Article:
The Australian Securities and Investments Commission (ASIC) has asked the Federal Court to impose a $35 million civil penalty on Westpac Banking Corporation for breaching its responsible lending obligations when providing home loans. If approved by the court, this will be the largest ever civil penalty under the National Consumer Credit Protection Act 2009 (National Credit Act) and nearly double the previous record penalty for a National Credit Act breach.
ASIC announced the outcome today, with Westpac admitting breaching the National Credit Act. In doing so, ASIC has successfully held Westpac to account for failing to properly assess whether borrowers could meet their repayment obligations before entering into home loan contracts.
In March 2017, ASIC announced it was commencing civil proceedings in the Federal Court against Westpac for breaching its responsible lending obligations when providing home loans, including:
- using a benchmark instead of the actual expenses declared by borrowers in assessing their ability to repay the loan;
- approving loans where a proper assessment of a borrower’s ability to repay the loan would have shown a monthly deficit; and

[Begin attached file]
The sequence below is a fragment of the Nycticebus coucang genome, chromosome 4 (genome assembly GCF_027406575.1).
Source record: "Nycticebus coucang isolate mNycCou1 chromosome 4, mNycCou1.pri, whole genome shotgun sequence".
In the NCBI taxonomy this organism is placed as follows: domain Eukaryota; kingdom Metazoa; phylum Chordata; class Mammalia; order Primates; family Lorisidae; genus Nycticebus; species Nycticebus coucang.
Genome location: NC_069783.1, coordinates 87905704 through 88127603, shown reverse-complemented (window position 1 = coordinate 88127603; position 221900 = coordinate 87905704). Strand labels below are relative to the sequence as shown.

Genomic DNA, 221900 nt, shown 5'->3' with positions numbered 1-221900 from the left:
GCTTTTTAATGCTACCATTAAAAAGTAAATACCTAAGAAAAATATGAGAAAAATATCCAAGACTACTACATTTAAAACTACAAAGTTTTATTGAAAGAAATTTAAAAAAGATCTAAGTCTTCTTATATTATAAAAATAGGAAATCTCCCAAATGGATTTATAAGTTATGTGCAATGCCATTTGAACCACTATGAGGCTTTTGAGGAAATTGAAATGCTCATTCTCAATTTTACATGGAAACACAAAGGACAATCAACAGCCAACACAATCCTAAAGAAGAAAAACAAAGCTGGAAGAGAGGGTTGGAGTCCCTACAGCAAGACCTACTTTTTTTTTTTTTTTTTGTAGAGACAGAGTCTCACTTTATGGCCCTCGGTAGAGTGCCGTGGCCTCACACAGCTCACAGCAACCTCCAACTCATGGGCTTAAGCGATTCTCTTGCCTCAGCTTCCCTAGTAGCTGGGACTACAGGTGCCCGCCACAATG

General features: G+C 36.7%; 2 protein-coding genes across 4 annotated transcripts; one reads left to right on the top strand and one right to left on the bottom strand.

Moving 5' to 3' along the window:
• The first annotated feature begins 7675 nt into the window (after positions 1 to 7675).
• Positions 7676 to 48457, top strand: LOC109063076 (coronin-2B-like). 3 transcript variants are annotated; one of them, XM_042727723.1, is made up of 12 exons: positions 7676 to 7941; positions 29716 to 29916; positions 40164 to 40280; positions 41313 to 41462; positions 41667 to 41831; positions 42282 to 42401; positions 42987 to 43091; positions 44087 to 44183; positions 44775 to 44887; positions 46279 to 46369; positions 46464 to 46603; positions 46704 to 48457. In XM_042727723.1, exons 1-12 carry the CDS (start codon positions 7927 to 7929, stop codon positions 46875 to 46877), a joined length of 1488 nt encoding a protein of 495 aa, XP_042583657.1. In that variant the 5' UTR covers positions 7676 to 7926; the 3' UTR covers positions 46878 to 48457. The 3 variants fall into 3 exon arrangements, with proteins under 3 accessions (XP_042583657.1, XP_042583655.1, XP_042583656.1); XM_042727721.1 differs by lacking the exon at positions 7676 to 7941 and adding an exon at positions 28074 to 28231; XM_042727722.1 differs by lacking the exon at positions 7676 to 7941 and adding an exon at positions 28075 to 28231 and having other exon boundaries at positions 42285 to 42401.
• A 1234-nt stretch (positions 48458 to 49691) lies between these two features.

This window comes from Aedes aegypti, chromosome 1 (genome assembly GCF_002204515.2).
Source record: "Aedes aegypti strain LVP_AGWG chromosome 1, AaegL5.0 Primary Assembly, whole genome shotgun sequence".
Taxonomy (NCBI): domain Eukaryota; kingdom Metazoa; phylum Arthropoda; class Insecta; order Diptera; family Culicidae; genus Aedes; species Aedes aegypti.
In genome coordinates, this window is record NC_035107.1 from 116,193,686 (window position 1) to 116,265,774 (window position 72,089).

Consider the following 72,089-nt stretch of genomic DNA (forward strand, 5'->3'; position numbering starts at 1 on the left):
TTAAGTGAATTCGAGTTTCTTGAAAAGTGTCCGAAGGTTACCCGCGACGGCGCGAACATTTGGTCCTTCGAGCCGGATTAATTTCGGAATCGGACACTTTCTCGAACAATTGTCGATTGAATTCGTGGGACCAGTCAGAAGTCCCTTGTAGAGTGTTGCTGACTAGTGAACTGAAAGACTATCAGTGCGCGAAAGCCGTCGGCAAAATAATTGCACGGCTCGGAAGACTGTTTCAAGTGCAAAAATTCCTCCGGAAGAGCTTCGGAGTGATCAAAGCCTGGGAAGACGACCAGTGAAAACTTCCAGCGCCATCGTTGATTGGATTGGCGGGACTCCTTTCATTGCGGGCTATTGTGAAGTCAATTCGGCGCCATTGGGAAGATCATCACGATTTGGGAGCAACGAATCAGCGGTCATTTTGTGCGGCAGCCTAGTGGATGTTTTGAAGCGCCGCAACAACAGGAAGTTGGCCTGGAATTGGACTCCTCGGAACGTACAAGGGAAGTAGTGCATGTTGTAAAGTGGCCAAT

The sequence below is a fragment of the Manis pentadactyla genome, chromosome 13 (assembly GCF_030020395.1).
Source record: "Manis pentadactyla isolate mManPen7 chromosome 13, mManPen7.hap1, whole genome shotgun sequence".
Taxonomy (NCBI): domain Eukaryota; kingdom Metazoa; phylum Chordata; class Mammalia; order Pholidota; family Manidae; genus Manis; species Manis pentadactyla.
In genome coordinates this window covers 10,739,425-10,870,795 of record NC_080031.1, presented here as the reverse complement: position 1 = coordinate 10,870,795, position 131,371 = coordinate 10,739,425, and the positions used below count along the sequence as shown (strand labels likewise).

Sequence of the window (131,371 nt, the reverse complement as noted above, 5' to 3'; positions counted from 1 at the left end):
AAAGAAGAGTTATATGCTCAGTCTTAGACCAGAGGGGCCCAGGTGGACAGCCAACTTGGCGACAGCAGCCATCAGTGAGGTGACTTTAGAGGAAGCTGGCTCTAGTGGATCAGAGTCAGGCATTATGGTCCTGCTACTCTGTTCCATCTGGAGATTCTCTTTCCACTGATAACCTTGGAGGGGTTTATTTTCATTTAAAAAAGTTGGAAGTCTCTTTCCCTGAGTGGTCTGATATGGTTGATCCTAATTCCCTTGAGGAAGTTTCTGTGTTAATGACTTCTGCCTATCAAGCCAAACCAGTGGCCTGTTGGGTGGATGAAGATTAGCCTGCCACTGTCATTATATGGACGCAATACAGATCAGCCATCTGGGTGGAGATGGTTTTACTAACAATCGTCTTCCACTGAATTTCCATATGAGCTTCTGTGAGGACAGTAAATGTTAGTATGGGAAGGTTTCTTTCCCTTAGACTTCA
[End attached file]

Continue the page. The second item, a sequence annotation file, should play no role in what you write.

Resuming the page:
- for home loans with an interest-only period, failing to have regard to the higher repayments at the end of the interest-only period when assessing the borrowers’ ability to repay.
Approximately 260,000 home loans were approved by Westpac’s automated decision system during the December 2011 to March 2015 period which was the focus of ASIC’s allegations.
This kind of conduct is completely unacceptable and why we have laws in place to protect consumers from being put at risk of being in unaffordable home loans.
The Coalition Government has undertaken significant reforms to ensure that ASIC has the resources and powers it needs to combat misconduct in the financial services industry and across all corporations for the protection of Australian consumers. This includes:
- injecting a further $70.1 million into ASIC to boost its enforcement capabilities and address other regulatory priorities, in addition to $121.3 million in additional funding in 2016 to bolster ASIC’s investigative and surveillance capabilities;
- the appointment of Daniel Crennan QC as a new Deputy Chairperson who has a key focus on enforcement action; and
- announcing the strengthening of criminal and civil penalties by increasing terms of imprisonment and fines, increasing the maximum civil penalties that can be imposed by courts and allowing ASIC to strip wrongdoers of profits illegally obtained, or losses avoided, from contraventions of the law.
These reforms support ASIC’s new Chair James Shipton’s approach to refocus ASIC’s strategic direction on proactive enforcement and increase onsite supervisory approaches.
The Morrison Government will continue to ensure ASIC is equipped with the resources and powers it needs to effectively detect, deter and punish those who do the wrong thing, to improve community confidence and outcomes for consumers and investors in the financial services and corporate sectors.